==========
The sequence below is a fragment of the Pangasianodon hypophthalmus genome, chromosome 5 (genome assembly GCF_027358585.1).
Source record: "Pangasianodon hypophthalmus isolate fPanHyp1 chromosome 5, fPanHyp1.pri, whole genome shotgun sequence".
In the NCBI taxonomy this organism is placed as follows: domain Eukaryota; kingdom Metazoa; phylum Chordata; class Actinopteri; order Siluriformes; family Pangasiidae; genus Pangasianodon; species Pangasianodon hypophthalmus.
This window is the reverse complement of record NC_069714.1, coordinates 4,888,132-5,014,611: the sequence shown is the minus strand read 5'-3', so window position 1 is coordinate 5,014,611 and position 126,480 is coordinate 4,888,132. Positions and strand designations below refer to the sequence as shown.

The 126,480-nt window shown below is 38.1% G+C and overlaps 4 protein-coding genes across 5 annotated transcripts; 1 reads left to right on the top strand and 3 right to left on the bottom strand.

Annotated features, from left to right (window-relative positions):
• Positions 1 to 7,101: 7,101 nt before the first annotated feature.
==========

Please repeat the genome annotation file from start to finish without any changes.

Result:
The sequence below is a fragment of the Pangasianodon hypophthalmus genome, chromosome 5 (genome assembly GCF_027358585.1).
Source record: "Pangasianodon hypophthalmus isolate fPanHyp1 chromosome 5, fPanHyp1.pri, whole genome shotgun sequence".
In the NCBI taxonomy this organism is placed as follows: domain Eukaryota; kingdom Metazoa; phylum Chordata; class Actinopteri; order Siluriformes; family Pangasiidae; genus Pangasianodon; species Pangasianodon hypophthalmus.
This window is the reverse complement of record NC_069714.1, coordinates 4,888,132-5,014,611: the sequence shown is the minus strand read 5'-3', so window position 1 is coordinate 5,014,611 and position 126,480 is coordinate 4,888,132. Positions and strand designations below refer to the sequence as shown.

The 126,480-nt window shown below is 38.1% G+C and overlaps 4 protein-coding genes across 5 annotated transcripts; 1 reads left to right on the top strand and 3 right to left on the bottom strand.

Annotated features, from left to right (window-relative positions):
• Positions 1 to 7,101: 7,101 nt before the first annotated feature.